Posted by Tafadzwa Mapfumo on 4/25/2012
The US and European Markets have taken internet buying and have adopted it as a conventional method of buying. Last year alone internet sales were US$200 billion in the US and US$75 billion in the UK.
Its not strange to have someone buy things on the internet in Europe or the USA from Amazon. Its now a well established trend.
Then we come to Africa. E-commerce is still a new phenomenon to the African continent. There is a lot of skepticism when it comes to buying online. The model that has worked overseas has worked on the basis of trust. There is very little trust amongst fellow Africans.
This lack of trust is not unfounded. It is based on real-risks. There have been some dodgy internet shops setup by unscrupulous individuals.
These scammers are costing the E-commerce business around the continent. Hence the need for internet shoppers to do their due diligence and do their research before buying online.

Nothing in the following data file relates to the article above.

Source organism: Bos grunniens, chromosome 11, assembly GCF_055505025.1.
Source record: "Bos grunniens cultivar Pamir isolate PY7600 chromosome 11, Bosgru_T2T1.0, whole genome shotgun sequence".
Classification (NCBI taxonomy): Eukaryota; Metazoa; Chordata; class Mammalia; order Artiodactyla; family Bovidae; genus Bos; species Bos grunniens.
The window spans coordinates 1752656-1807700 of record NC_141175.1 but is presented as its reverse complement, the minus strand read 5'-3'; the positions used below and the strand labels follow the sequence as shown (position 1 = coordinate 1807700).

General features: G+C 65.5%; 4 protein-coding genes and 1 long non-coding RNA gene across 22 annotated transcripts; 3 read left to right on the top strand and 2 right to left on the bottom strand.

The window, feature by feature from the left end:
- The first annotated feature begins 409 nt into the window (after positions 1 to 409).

There are ways of finding out if an online shop is legitimate. To lessen the chances of being scammed you have to consider things like does the company have a physical office and is it a registered company and things like that.
We should not wonder why the Western countries are excelling and african countries staying on the bottom of the economic ecosystem. The citizens of Western countries have economically voted for online entrepreneurs with their dollars.
That's why the US has span out big Internet companies such as Amazon, Google, Facebook, Yahoo, Ebay, Twitter, MSN, Skype and Netflix.
What makes new technology excel in a new environment is its adoption by the market. Trust has proved to be a currency.
Trust is the key to an online economy in Africa.
At the moment most websites accept credit cards and visa debit cards which has facilitated most of the sales online.
However the number of sales online could increase if numerous methods of payments are adopted. There are various payment platforms that can be adopted in order to facilitate wider usage of online as a shopping platform.
What is needed is a huge paradigm shift in Africa. A shift in accepting new technology, that way we might see our own equivalents of Amazon that then create abundance in employment and in revenue.